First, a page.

The Southern Cape Corridor looks East ~The Longview

BREAKING NEWS – Mossel Bay, South Africa, 15 March 2024

Mandarin Language School graduates posted to Beijing, China as translators and interpreters for new Sino-ZAR Trade Deal brokered by Southern Cape Corridor team.

or how about …

 NEWSFLASH – Wilderness, South Africa, 15 March 2024

In an exclusive interview with The Gremlin, Trade Emissary to New Delhi, Scott Mendelt announces details of ZARs new multi-billion US$ trading relationship with the Indian sub-continent.  Mendelt says accolades must go to the S.C.C. Trading School at Wilderness, his alma mater.

In Art of the Longview, published in 1991, Peter Schwartz argues that, by deploying strategic foresight, it is possible to better forecast and manage future risk.  He introduces the technique of scenario building, which he proposes can assist leaders and managers to ‘see what’s coming over the next hill … before you get there’.  Mathematics (The Numbers) and Trends Analysis (The Stats, Tables & Graphs) will prove the picture – population size, age and growth rates, literacy and numeracy levels, innovations and patents, trade balances, trading scope and scale, gold reserves etc etc.  Military-induced Apocalypse aside, the next World Super-Power will be The Red Dragon, and we should focus the trading sights of our S.C.C. sharply on China and south-east Asia.

(Aside: All that China now lacks is depth, breadth and sophistication in its financial and money markets – but this is not a problem as China is a Master of the Longview !)

Not too far from the western end of our corridor lies the most southern most point of Africa, Cape Aghullas, and far out to sea we could find the location of the fabled meeting of the warm Indian and much colder Atlantic Oceans.  Oceanographers will tell you that there is no specific spot where the sample cup of seawater will come up luke-warm.  Rather there will be a gradual temperature gradient over many hundreds of sea-miles and fathoms of depth.  Cape Aghullas is simply a handy spot to mark with the cartographers X as being the place where the great eastern and western oceans meet at that southern most tip of the Old World.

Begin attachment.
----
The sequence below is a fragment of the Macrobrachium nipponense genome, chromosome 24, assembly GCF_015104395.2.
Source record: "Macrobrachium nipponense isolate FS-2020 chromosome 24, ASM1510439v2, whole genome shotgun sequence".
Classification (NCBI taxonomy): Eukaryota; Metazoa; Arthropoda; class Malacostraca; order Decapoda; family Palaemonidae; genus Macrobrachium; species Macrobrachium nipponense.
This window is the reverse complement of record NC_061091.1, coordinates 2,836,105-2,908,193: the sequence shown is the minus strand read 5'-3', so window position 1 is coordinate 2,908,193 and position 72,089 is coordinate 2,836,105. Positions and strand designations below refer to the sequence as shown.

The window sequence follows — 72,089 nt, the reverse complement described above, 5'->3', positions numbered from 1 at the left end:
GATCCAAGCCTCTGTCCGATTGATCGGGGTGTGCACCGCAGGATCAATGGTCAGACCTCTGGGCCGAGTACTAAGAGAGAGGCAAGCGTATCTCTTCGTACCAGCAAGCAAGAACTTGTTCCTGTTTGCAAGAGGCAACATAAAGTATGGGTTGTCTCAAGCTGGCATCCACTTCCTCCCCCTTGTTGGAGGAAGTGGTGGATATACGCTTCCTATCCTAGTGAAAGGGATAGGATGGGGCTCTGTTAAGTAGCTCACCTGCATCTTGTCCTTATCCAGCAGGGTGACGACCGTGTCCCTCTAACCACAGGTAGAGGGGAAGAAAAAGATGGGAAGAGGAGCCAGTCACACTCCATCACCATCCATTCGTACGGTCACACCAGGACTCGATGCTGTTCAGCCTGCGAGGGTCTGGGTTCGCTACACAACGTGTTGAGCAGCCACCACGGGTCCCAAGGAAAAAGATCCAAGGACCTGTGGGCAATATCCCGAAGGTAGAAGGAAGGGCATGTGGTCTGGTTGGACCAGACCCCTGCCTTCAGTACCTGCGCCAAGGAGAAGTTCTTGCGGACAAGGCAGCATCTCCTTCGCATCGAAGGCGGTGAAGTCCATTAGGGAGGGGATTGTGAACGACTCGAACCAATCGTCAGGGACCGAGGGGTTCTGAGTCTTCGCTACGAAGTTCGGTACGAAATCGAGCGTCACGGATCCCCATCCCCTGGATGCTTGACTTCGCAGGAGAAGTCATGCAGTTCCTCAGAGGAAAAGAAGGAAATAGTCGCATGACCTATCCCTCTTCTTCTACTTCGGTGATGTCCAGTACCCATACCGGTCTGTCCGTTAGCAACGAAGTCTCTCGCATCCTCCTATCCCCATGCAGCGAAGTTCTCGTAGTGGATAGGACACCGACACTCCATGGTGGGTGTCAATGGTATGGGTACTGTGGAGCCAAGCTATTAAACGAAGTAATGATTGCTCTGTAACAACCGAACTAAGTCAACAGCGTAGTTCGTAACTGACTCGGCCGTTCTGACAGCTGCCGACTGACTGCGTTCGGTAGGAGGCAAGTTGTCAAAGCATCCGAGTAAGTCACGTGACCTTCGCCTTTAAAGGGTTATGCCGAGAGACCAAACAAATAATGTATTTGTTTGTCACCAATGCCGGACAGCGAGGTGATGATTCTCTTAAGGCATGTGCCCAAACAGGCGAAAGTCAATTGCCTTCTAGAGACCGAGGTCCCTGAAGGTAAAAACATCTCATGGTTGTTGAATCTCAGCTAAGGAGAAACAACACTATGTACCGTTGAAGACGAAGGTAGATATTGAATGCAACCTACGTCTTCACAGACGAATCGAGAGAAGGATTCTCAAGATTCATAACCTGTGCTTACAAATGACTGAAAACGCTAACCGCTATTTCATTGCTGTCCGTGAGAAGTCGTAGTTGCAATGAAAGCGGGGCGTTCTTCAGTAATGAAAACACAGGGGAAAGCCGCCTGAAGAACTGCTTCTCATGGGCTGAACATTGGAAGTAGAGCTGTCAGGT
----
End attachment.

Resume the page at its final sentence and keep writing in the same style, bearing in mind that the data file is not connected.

When it comes to positioning our S.C.C. for trade, we cannot blow ‘hot and cold’.  Using all the skills, insights, connections and foresight at our disposal, we must set our sights on trade with the East.  The enterprise approach (see The Gremlin of 5 March) would see us doing our homework, and approaching the eastern market in a state of high preparedness.  Most basic to this would be a thorough working knowledge of the eastern cultures, customs and languages.  There are only excellent reasons to encourage our primary, secondary and tertiary educational institutions to launch Mandarin Chinese language classes.  In the town I call home, we have five-year old Chinese children already fluent in English, Afrikaans and their mother Mandarin.

The S.C.C. will be a trading platform for the communities of our Garden Route and southern Cape, and as such must be built on solid trading and enterprise foundations.  Again, the outmoded, outdated economic and business theories of the 19th and 20th centuries will hold little water in the decades ahead.  Our future success must be founded on a refreshed, more pragmatic view of the world and of the paths to success, security and sustainability.

Ni hau ma ?



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